September 24, 2007

Chillingly Laughable

Readers of my blog know that I pretty much hate the present Iranian President. I think he's a whacko. (Some readers of my blog do contend -- rightly, I think -- that even though he's a whacko, he's done less harm to Americans than our own whacko, Dubya.) Well, he gave a speech at Columbia U today.

When they announced that they were going to allow him to speak, lots of people were upset by this. I think they're right to be upset.

I also think that so long as the American government allows dictators to visit our shores as they do, Columbia is within its legal rights to allow him to speak. I point this out to be clear that the question here is not a political one but moral one.

Briefly on the political question: I don't think leaders like Ahmadinejad should be allowed in the country. If I were president, I would not meet with people like him except perhaps as a plot to kill him. Of course, if I were president, policies foreign and domestic would be radically different and I would have more leisure time in which to plan the assassination of dictators. Those scenarios are obvious fantasies.

On to the moral question.

President Mahmoud Ahmadinejad has nothing of value to communicate to any rational person. The notion that any good can come of allowing him to prattle on to Americans is an insult and, frankly, I can only imagine that it is out of morbid curiosity (and perhaps journalistic assignment) that any person in their right mind attended the speech. By the furor that many raised over his presence at Columbia, I also assume that others have made similar observations.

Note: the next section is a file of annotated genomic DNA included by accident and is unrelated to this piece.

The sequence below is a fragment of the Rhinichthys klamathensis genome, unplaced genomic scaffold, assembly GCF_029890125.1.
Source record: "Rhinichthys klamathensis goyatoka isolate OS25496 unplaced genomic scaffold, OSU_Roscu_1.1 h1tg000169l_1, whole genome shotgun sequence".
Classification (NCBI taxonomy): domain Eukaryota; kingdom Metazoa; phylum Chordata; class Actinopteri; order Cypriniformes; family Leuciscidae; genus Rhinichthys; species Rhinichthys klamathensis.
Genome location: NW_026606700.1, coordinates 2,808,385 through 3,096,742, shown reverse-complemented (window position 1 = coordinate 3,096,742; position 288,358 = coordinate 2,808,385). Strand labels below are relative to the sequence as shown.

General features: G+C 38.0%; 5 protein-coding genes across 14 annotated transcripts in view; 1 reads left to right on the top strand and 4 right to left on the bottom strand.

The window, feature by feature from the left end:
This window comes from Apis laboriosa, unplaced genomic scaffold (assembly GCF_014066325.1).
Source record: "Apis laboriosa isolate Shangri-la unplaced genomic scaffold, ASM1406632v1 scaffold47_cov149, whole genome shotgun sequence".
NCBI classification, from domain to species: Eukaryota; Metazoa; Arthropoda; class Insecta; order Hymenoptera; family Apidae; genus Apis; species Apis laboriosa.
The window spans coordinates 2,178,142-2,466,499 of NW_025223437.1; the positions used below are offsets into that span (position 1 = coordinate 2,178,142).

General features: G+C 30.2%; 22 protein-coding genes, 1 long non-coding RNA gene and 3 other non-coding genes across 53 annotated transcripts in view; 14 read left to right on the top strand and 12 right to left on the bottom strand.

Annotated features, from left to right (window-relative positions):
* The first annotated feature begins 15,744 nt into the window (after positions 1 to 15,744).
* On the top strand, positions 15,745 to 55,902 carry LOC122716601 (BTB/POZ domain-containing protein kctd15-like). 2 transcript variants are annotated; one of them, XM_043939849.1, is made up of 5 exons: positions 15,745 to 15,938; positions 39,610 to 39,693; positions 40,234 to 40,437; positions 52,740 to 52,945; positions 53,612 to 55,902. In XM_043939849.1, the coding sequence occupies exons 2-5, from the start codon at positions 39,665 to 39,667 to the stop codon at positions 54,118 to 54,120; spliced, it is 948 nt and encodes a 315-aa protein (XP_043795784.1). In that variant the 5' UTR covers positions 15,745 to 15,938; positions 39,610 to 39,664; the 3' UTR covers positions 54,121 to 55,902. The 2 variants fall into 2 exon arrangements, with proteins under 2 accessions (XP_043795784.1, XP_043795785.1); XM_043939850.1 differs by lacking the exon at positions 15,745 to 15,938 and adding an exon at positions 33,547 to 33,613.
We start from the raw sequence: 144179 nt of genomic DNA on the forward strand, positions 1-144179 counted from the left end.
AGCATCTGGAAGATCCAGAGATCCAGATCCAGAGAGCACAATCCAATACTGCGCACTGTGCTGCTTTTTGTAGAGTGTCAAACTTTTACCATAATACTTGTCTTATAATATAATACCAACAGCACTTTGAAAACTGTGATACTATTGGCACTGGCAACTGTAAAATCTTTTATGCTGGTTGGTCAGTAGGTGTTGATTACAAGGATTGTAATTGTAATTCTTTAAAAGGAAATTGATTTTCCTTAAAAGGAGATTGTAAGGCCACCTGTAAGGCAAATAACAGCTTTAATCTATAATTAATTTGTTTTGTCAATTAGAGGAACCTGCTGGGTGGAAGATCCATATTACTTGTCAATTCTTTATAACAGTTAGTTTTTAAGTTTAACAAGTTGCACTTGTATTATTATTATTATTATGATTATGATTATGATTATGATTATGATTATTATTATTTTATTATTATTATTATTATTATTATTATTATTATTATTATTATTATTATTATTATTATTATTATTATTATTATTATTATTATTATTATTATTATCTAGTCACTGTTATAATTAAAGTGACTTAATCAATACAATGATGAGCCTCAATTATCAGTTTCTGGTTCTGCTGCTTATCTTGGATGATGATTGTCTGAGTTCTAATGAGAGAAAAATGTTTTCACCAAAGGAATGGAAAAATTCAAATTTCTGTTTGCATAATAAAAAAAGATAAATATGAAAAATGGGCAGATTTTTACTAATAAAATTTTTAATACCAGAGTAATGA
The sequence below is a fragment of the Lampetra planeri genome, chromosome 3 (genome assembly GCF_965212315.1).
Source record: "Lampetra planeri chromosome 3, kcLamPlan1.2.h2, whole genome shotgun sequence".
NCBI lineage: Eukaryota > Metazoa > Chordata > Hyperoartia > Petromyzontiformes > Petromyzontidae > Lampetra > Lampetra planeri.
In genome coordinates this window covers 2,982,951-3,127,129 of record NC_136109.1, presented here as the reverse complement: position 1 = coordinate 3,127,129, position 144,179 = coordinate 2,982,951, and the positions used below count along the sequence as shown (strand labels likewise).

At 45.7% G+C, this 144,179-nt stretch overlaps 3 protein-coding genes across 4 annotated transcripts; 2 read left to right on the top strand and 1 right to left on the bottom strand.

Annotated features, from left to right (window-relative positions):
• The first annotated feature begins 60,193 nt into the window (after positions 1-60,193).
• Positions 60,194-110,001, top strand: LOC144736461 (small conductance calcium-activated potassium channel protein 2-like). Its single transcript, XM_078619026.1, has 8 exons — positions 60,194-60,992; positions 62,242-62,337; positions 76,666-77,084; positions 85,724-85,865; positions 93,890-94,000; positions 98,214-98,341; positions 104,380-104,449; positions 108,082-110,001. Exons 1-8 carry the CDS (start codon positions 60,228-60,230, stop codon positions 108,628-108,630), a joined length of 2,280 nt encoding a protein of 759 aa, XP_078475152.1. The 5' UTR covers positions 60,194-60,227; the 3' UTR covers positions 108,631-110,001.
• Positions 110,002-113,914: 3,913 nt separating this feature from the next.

Even still, Columbia allowed him to speak and it was that furor that led Columbia University president Lee Bollinger to heavily qualify the presentation. Not to put too fine a point on it, he called Ahmadinejad a "petty and cruel dictator." True enough, but then he followed it with the perplexing assertion that "We do not honor the dishonorable when we open our public forum to their voices."

Now, I am assuming that the government did not in any way influence Columbia University's decision to allow Ahmadinejad to speak. In spite of receiving state funding, this was a private decision made by individuals on a quest to present the students of Columbia the broadest possible opportunities for a superb education.

I return to my point above that Ahmadinejad hasn't anything of value to teach us. He's a madman, so it begs the question of what this sideshow could possibly due to contribute to anyone's education. Surely we can get close enough to madmen through reports on CNN and descriptions in text books.

So, the claim is that it isn't an honor to address Columbia students to the benefit of their education. This is a bald contradiction.

Either presenting Ahmadinejad is of value or it isn't.

I suspect that Mister Bollinger suffers from the deplorable line of thinking that leads one to believe that everyone's point of view is worth consideration in itself simply by virtue of being someone's point of view.

Freedom of speech doesn't mean that anyone has to listen. So, do I think they should have given him a forum to speak? No. Do I think they should be charged with a crime? No.

I didn't mean to get on that rant. I really just wanted to point out this funny thing that I heard from Joe.My.God. he said.

In Iran, we donít have homosexuals like in your country. We donít have that in our country. In Iran, we do not have this phenomenon. I do not know who has told you that we have it.

Joe rightly responds with this:

Of course, what Ahmandinejad didn't say was that he keeps Iran free of homosexuals by killing them.

That Mahmoud kills me.

Posted by Flibbertigibbet at September 24, 2007 06:07 PM | TrackBack
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